# The Additive Group of Integers Modulo n, Z/nZ

Recall from the Groups page that a group a set $G$ with a binary operation $\cdot : G \times G \to G$ where:

**1)**For all $a, b, c \in G$ we have that $(a \cdot b) \cdot c = a \cdot (b \cdot c)$ (Associativity of $\cdot$).

**2)**There exists an element $e \in G$ such that $a \cdot e = a$ and $e \cdot a = a$ (The existence of an identity for $\cdot$).

**3)**For all $a \in G$ there exists a $a^{-1} \in G$ such that $a \cdot a^{-1} = e$ and $a^{-1} \cdot a = e$ (The existence of inverses for each element in $G$).

We will now look at the additive group of integers modulo $n$ denoted $\mathbb{Z}/n\mathbb{Z} = \{ 0, 1, 2, ..., n - 1 \}$ for integers $n > 1$. For each of these groups, define the operation of $+$ for $x, y \in \mathbb{Z}/n\mathbb{Z}$ by $x + y$ to equal $x + y \pmod n$ (where the righthand $+$ denotes usual addition).

The operation $+$ above has a very nice interpretation. For any $n > 1$ we can interpret the operation of $+$ on $\mathbb{Z}/n\mathbb{Z}$ for $x + y$ by considering a circle numbered $0$ through $n - 1$ clockwise, starting at $x$, and then traveling clockwise around the circle a distance of $y$ to get $x + y$ as illustrated in the following diagram:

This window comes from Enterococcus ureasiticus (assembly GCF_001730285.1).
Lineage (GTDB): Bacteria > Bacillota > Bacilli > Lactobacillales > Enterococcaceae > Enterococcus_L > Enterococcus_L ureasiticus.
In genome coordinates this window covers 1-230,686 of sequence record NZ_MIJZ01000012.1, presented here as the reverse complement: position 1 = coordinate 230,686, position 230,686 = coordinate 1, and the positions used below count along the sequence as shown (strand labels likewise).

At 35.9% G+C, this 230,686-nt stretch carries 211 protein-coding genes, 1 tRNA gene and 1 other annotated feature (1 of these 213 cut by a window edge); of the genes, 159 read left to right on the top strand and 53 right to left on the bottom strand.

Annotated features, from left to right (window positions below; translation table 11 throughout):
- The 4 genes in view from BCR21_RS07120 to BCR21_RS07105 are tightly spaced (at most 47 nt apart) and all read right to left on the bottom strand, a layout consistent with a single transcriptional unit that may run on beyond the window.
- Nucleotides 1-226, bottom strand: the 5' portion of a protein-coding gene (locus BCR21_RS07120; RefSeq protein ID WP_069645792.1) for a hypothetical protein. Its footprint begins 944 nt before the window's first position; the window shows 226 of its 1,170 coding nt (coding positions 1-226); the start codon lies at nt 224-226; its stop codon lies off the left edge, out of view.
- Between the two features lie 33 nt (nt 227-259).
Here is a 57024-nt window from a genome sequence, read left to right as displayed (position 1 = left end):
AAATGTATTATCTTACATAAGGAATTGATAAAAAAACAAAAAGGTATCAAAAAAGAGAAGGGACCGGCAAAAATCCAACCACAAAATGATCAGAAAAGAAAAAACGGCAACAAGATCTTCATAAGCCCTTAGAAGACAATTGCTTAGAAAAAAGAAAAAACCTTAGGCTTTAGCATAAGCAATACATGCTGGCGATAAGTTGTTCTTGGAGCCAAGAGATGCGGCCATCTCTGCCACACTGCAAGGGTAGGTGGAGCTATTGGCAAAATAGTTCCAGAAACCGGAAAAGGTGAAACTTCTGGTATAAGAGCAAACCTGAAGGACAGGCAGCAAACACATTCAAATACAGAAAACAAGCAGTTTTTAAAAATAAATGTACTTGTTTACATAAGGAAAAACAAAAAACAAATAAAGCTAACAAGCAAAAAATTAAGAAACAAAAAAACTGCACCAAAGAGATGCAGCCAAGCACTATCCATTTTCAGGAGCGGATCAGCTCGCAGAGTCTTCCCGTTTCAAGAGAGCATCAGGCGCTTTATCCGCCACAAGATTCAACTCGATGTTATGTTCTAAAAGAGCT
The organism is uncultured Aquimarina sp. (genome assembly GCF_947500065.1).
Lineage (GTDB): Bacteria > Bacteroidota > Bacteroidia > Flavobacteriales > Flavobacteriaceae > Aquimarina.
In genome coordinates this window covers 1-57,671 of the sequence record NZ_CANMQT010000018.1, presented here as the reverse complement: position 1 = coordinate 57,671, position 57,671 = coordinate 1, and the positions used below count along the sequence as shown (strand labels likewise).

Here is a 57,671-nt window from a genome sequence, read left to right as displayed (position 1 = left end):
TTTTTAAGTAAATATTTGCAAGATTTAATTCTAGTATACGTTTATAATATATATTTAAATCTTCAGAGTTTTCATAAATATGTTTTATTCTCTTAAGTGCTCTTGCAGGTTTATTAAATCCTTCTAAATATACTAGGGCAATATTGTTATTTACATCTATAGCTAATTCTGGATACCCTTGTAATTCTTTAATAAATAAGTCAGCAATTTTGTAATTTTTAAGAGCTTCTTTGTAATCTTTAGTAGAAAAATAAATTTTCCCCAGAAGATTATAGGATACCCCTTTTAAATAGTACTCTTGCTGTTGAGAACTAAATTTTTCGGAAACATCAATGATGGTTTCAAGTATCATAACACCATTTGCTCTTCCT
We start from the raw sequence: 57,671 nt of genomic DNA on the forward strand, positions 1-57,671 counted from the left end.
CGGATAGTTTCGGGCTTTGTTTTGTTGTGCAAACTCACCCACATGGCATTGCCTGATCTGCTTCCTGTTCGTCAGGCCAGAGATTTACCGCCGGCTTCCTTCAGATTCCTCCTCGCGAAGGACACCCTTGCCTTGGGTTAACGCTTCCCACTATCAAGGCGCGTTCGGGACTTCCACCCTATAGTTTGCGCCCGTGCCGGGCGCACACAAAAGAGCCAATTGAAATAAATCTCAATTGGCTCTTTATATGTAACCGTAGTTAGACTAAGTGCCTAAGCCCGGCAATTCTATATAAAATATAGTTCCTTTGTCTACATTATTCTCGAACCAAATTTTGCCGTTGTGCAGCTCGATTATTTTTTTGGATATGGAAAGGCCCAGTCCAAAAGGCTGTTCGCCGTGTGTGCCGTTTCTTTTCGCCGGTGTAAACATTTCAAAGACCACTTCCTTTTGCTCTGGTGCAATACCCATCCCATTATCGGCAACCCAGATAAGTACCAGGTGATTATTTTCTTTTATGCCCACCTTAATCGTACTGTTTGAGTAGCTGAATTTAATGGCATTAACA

We will now show that $(\mathbb{Z}/n\mathbb{Z}, +)$ is a group. For $x, y \in \mathbb{Z}/n\mathbb{Z}$ we have the $x + y$ is the remainder of the sum $x + y$ on division by $n$. The only possible remainders are $0, 1, ..., n - 1$ and so $(x + y) \in \mathbb{Z}/n\mathbb{Z}$, so $\mathbb{Z}/n\mathbb{Z}$ is closed under $+$.

It's not hard to intuitively see that the remainder of $x + (y + z)$ upon division by $n$ is equal to the remainder of $(x + y) + z$ for all $x, y, z \in \mathbb{Z}/n\mathbb{Z}$, so indeed, $x + (y + z) = (x + y) + z$, so $+$ is associative.

For each $x \in \mathbb{Z}/n\mathbb{Z}$ we note that the remainder of $x + 0$ is equal to the remainder of $x$ upon division by $n$ and the remainder of $0 + x$ is equal to the remainder of $x$ upon division by $n$. In other words, $x + 0 = x$ and $0 + x = x$. Furthermore, $0 \in \mathbb{Z}/n\mathbb{Z}$, so $0$ is the identity element.

Lastly, if $x \in \mathbb{Z}/n\mathbb{Z}$ then $-x \in \mathbb{Z}/n\mathbb{Z}$ is such that $x + (-x) = 0$ and $(-x) + x = 0$.

Thus we conclude that $(\mathbb{Z}/n\mathbb{Z}, +)$ is a group.